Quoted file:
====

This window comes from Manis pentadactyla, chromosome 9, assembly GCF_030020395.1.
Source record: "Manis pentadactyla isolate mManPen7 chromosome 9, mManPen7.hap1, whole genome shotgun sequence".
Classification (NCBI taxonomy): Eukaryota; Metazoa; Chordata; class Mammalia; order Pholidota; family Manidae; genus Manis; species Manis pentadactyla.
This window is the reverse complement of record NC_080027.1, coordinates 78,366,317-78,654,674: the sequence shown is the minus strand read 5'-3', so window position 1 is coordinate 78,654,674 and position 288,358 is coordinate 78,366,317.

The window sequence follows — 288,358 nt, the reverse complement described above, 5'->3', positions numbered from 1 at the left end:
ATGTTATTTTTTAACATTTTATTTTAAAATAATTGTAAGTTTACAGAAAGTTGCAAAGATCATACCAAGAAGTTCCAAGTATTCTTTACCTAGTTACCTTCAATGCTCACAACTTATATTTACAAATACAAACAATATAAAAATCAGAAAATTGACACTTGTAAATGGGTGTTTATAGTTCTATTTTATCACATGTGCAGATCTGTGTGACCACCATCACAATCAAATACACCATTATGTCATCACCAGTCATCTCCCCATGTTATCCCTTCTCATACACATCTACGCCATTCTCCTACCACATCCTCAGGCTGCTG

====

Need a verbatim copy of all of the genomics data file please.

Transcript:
This window comes from Manis pentadactyla, chromosome 9, assembly GCF_030020395.1.
Source record: "Manis pentadactyla isolate mManPen7 chromosome 9, mManPen7.hap1, whole genome shotgun sequence".
Classification (NCBI taxonomy): Eukaryota; Metazoa; Chordata; class Mammalia; order Pholidota; family Manidae; genus Manis; species Manis pentadactyla.
This window is the reverse complement of record NC_080027.1, coordinates 78,366,317-78,654,674: the sequence shown is the minus strand read 5'-3', so window position 1 is coordinate 78,654,674 and position 288,358 is coordinate 78,366,317.

The window sequence follows — 288,358 nt, the reverse complement described above, 5'->3', positions numbered from 1 at the left end:
ATGTTATTTTTTAACATTTTATTTTAAAATAATTGTAAGTTTACAGAAAGTTGCAAAGATCATACCAAGAAGTTCCAAGTATTCTTTACCTAGTTACCTTCAATGCTCACAACTTATATTTACAAATACAAACAATATAAAAATCAGAAAATTGACACTTGTAAATGGGTGTTTATAGTTCTATTTTATCACATGTGCAGATCTGTGTGACCACCATCACAATCAAATACACCATTATGTCATCACCAGTCATCTCCCCATGTTATCCCTTCTCATACACATCTACGCCATTCTCCTACCACATCCTCAGGCTGCTG